How Do Personal Loans Hurt Your Credit?
Let’s review some ways a personal loan could end up hurting your credit.
Missed Or Late Payments
Perhaps it goes without saying that your credit score will suffer if you don’t keep up with your loan payments.
Your payment history shows how often you’re making on-time payments on your debt, and this history is the most important factor in determining your FICO® Score. If you miss a payment on any of your credit accounts, even just once, your score can drop – potentially a lot – and the delinquent account will be noted on your credit report.
Whenever you apply for a new credit account of any kind, the lender will pull your credit report, resulting in a hard inquiry that causes a small, short-lived dip in your credit score.
When applying for installment loans, such as a personal loan, consumers commonly shop around with multiple lenders in hopes of finding the best deal. This is known as getting prequalified, and it may involve a soft credit check. A soft credit check won’t affect your credit score, but multiple soft credit pulls within the span of a few weeks could be viewed as a single hard inquiry.
Paying Off The Loan
A personal loan also could potentially hurt your credit, at least temporarily, when you finish paying it off.
When you close a personal loan account, your credit score can sometimes take a small hit. This isn’t because you’ve done something wrong, but it’s because you’re closing an account that was actively having a positive effect on your score.
A well-handled closed account can have a positive impact on your score as well, but it won’t have as much of an effect as an open account. You may also suffer a slight dip because, with the closing of the account, you’re making your credit mix less diverse.
How Much Can A Personal Loan Affect Your Credit Score?
A hard inquiry can reduce your credit score by up to 10 points, even if you’re not approved for the loan in the end. If you miss a payment on your loan, even just once, your score could drop by up to 80 points.
Even after you’ve paid off your personal loan, the account will stay on your credit report for years. This can be good news if you managed the account well and always kept up with payments.
Debt accounts in good standing when they are paid off can remain on your credit report for up to 10 years after being closed, giving you a positive credit boost as long as they stay there.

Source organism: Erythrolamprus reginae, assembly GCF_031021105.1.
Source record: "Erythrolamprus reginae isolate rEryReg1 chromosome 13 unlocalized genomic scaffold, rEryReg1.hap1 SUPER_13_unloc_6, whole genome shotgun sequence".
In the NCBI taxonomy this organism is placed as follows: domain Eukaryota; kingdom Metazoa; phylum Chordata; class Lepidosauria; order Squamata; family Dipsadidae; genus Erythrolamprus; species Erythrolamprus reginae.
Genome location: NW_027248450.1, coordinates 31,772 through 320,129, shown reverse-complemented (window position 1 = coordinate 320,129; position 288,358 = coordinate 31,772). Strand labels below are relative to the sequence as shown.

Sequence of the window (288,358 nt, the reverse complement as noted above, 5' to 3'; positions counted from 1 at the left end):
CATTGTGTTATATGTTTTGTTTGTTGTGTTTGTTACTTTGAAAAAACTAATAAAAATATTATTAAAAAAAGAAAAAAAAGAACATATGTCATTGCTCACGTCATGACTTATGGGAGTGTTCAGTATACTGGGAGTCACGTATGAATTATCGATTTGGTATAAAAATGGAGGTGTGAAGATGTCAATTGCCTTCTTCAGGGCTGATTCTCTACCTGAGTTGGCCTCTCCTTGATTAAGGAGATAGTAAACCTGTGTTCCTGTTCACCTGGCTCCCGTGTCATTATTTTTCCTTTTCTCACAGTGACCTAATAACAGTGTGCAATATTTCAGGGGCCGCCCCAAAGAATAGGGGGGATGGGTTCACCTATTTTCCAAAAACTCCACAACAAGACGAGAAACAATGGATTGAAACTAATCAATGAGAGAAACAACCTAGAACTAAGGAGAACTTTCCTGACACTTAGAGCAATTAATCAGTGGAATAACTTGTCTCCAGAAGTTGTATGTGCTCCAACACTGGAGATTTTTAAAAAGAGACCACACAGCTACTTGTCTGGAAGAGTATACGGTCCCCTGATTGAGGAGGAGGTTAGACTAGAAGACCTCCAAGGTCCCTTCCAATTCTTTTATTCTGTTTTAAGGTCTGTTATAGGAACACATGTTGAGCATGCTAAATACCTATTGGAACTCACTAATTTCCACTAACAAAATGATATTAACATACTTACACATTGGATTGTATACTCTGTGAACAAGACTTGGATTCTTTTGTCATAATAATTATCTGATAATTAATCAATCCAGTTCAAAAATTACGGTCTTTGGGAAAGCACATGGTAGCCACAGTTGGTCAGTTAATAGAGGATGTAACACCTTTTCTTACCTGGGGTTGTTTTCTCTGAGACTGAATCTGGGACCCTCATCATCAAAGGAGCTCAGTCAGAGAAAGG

Charged-off or delinquent debt – accounts you were late on or accounts sent to collections – can only stay on your credit report for 7 years after the account was first reported as delinquent. However, the negative effects of the late or missed payments will likely begin to fade with time, even before the account gets removed from your credit report.
Should You Take Out A Personal Loan?
A personal loan can be a really useful financial tool. It can cover an emergency repair, fund a remodel you hope will increase the value of your home, consolidate high-interest debt or pay for just about anything else for which you might need a large sum of cash.
Getting a personal loan can affect your credit in numerous ways, though, as you’ve seen, and it’s important to weigh those effects when deciding whether to pursue this option. If you have low credit already and wouldn’t qualify for a good interest rate, a personal loan could do more harm than good. If your credit is in good or great standing, a personal loan may even improve it in the long run.
Keep in mind, also, how personal loans can affect your credit if you’re thinking about getting a mortgage in the future.
Before taking on debt, it’s important to consider your personal finances and whether your budget can handle the structured, monthly payments on the new loan. Do your research, evaluate your situation and make sure that a personal loan is the best option for you. The more confident you feel about your finances when taking on the debt, the more you can enjoy the positive side to this type of financing.
When you’re ready to apply for a personal loan, get started with Rocket LoansSM.